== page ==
ISLAMABAD: A Senate panel on Tuesday approved amendments in anti-money laundering and foreign exchange regulations’ legal regimes to comply with Financial Action Task Force (FATF) conditions but rejected some proposals it claimed the government had included in the bills under the guise of fulfilling the global body’s requirements.
The Senate Standing Committee on Finance rejected a fiercely contested proposal to restrict the inland movement of United States (US) currency to $10,000 and enhance punishment for money laundering after the Ministry of Finance and the State Bank of Pakistan (SBP) could not convince the members.
The committee, however, approved an amendment, by a thin majority of 5-4, to allow officers to arrest anyone on suspicion of money laundering without court warrants, with Senators belonging to the Pakistan Tehreek-e-Insaf (PTI), Muttahida Qaumi Movement (MQM) and the Balochistan Awami Party (BAP) voting for the amendment to declare money laundering a “cognizable offense”.
PPP Senator Farooq H Naek chaired the standing committee meeting that approved the Foreign Exchange Regulations (Amendment) Bill 2019 and the Anti-Money Laundering (Amendment) Bill 2019 aimed at addressing legal deficiencies pointed out by the FATF.
The bills will now be tabled before the Senate for final approval. After the Senate’s approval, the bills will now again be sent back to the National Assembly for reconsideration in light of the changes made at the level of the standing committee.
The bills have been approved two weeks before a face-to-face Pakistan-FATF Joint Group meeting ahead of an FATF Plenary meeting in Beijing next month.
The government had given an impression that these changes would strengthen its hand in convincing the FATF of Pakistan’s commitment to end money laundering and terror financing. However, the committee members were of the strong opinion that the issues could only be addressed by enhancing exchange of information among financial institutions and improving governance.
The standing committee approved most of the amendments proposed by the government in the Foreign Exchange Regulation Act (FERA) 1947 except the proposal to restrict movement of foreign currency to only $10,000 within the country.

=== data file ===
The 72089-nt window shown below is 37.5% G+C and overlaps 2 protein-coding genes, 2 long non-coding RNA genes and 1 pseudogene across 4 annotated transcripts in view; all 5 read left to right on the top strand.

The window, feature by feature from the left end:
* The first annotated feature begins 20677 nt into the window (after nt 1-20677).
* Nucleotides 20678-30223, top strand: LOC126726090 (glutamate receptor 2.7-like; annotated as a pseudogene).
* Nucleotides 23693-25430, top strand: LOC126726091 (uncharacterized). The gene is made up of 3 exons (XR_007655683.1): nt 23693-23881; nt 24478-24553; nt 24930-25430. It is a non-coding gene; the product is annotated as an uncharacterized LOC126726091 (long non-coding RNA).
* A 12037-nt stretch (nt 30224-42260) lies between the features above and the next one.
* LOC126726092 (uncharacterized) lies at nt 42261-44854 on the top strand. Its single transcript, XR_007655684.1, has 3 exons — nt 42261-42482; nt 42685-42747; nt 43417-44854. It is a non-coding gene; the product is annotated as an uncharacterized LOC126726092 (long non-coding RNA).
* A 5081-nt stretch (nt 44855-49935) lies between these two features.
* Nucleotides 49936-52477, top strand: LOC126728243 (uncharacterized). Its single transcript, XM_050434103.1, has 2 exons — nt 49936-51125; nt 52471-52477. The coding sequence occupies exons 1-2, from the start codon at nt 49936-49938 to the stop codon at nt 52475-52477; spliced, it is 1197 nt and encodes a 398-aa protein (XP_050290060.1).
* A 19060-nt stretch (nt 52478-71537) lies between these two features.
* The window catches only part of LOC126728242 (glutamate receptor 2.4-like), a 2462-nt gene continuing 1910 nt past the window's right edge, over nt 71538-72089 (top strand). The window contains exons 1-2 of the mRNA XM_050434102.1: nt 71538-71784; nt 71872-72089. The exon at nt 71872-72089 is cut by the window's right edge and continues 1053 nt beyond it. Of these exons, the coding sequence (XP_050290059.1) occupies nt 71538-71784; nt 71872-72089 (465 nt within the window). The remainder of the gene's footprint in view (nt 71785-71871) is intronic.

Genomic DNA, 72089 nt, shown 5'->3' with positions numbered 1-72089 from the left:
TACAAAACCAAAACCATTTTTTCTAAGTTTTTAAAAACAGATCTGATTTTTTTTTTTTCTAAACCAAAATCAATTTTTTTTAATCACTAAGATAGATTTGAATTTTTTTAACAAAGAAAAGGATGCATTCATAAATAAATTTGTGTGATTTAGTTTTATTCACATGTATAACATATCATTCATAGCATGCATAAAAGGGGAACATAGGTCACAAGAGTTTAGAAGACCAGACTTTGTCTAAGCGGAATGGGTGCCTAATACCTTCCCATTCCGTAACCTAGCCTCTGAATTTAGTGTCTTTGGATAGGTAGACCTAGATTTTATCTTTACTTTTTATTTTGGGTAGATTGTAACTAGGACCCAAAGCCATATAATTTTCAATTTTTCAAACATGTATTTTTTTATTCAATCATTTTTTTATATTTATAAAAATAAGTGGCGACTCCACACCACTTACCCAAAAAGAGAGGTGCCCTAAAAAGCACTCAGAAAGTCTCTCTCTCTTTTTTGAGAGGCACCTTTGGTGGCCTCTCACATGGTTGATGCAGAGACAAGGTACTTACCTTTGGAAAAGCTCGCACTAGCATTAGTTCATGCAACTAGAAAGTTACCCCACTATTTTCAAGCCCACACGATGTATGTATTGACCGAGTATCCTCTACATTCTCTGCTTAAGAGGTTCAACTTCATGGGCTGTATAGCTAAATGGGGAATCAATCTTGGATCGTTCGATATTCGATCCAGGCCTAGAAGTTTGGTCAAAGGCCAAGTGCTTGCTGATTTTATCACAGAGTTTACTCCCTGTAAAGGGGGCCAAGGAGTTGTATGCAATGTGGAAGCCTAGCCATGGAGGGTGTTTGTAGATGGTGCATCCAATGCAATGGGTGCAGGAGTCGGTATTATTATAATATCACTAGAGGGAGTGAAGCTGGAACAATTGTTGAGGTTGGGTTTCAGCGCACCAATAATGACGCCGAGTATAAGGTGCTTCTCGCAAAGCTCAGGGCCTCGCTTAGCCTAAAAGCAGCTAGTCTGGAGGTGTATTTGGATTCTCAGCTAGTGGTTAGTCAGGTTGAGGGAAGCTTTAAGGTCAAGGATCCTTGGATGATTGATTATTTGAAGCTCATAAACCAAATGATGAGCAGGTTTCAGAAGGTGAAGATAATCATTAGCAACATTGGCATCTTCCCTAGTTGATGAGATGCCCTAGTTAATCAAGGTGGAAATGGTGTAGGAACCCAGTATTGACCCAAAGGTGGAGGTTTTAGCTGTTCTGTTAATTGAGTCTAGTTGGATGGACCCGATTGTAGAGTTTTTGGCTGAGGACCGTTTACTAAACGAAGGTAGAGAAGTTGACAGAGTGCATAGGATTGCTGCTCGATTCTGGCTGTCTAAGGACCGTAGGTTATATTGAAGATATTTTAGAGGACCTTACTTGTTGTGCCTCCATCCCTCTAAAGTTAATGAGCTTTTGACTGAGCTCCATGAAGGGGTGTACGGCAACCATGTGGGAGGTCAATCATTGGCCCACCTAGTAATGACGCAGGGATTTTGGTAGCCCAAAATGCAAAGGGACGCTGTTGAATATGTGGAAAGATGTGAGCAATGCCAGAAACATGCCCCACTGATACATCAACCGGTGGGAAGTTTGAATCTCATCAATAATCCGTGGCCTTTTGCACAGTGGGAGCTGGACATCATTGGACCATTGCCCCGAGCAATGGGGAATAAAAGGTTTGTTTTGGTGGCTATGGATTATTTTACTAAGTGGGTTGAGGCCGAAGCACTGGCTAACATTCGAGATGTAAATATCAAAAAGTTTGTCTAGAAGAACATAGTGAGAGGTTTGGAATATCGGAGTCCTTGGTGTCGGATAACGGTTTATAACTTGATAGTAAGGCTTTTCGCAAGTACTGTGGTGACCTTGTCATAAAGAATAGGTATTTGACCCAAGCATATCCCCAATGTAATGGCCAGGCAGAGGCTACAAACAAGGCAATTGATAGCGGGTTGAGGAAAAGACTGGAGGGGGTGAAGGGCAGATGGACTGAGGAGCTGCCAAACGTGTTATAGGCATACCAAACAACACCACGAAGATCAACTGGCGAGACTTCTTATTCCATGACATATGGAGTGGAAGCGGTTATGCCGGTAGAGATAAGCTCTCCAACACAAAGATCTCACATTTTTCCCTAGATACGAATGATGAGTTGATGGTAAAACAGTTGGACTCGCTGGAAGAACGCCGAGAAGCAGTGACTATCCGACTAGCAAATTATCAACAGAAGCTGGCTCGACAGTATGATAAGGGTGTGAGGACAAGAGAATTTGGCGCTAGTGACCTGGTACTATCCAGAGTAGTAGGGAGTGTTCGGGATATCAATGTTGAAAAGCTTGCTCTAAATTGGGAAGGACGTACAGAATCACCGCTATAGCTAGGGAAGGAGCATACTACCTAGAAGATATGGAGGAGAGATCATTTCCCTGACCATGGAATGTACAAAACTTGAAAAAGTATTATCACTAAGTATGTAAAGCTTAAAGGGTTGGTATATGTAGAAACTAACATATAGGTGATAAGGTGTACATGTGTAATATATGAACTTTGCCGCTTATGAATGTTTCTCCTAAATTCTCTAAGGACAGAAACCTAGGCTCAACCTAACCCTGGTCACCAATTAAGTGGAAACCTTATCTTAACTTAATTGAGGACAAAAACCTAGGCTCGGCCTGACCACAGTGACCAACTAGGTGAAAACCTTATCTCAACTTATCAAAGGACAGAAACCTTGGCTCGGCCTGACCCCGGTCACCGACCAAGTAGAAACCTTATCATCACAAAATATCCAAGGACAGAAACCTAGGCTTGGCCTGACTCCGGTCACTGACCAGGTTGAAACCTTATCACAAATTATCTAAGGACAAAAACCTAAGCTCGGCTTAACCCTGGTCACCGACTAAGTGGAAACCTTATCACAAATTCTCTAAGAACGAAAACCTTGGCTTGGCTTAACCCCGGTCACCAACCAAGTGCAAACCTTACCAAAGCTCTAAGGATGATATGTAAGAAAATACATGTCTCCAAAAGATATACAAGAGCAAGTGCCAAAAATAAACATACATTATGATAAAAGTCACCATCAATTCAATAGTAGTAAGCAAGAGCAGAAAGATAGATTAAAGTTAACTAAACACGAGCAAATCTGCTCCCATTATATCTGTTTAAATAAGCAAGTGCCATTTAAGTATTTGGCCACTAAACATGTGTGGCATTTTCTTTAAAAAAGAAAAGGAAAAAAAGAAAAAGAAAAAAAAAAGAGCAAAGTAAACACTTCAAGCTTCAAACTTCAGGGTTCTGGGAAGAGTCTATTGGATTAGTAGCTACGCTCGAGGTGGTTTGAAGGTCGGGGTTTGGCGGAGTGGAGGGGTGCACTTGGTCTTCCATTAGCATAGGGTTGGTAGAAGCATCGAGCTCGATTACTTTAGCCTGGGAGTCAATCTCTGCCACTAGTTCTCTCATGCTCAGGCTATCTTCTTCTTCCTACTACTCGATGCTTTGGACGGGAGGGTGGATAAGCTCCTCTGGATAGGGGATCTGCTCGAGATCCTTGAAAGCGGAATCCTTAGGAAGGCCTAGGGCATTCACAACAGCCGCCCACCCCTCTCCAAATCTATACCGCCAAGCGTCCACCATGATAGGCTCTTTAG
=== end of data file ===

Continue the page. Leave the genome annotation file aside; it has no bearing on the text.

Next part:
The government had proposed that any person shall be free to move or transfer foreign currency up to a maximum of $10,000 or equivalent in other currencies, physically or otherwise, within Pakistan whereas limits for authorized dealers, exchange companies and money changers shall be prescribed by the SBP.
Committee members were of the view that this clause would be misused by authorities to target political opponents. The standing committee unanimously rejected the proposal.
“Please reconsider the decision, otherwise there will be an issue with the FATF”, said Finance Secretary Naveed Kamran as he requested the committee to reconsider its decision to vote out the amendment.
However, Additional Finance Secretary Kamran Afzal accused the committee of providing protection to money launderers. In a tit-for-tat response, the committee chairman accused the government of protecting money laundering being committed by foreign exchange companies.
The standing committee also approved most of the proposed amendments in the Anti-Money Laundering Act (ALM) of 2010 but did not approve an increase in the imprisonment limit, saying that the Finance Ministry could not establish that increasing the imprisonment limit for money laundering crimes was a requirement of the FATF.
The government had proposed a 10-year sentence for money laundering against the existing punishment of one to 10 years in jail. But the committee approved another amendment to increase the fine for the offence from Rs1 million to Rs5 million.
Farooq Naek disclosed that the Financial Monitoring Unit (FMU) Director General (DG) had agreed with him on Monday that there was no need to make the money laundering offence cognizable. “DG, you agreed with me yesterday to keep the offence non-cognizable. Now be honest”, said Naek while addressing Mansoor Siddiqui.
Naek said that, of the 42 member countries of the Asia Pacific Group (APG), only eight had declared money laundering cognizable.
Currently, money laundering is a non-cognizable offence. Subject to a final vote in the Senate, the investigation officer can now arrest anyone without securing warrants from courts or judicial magistrates.
According to another important amendment, the FMU will be bound to promptly share information on money laundering with foreign jurisdictions instead of waiting for “due administrative process”. Similarly, banks will be bound to promptly share suspicious transactions reports with the FMU instead of the existing limit of within seven days.
The committee also approved an amendment to empower investigation officers to attach property involved in money laundering for six months as against the current period of three months. But it rejected a proposal to allow courts to grant a further extension in the attachment period to up to one year.
According to another amendment, banks would also be bound to file suspicious transactions reports and, upon failing to do so, concerned persons would be liable to five years of imprisonment and a fine of Rs500,000.
DG FMU Mansoor Siddiqui also said on the occasion that heads of compliance of various banks had recently been fired for delays in filing the suspicious transaction reports and bank presidents had been issued warnings.
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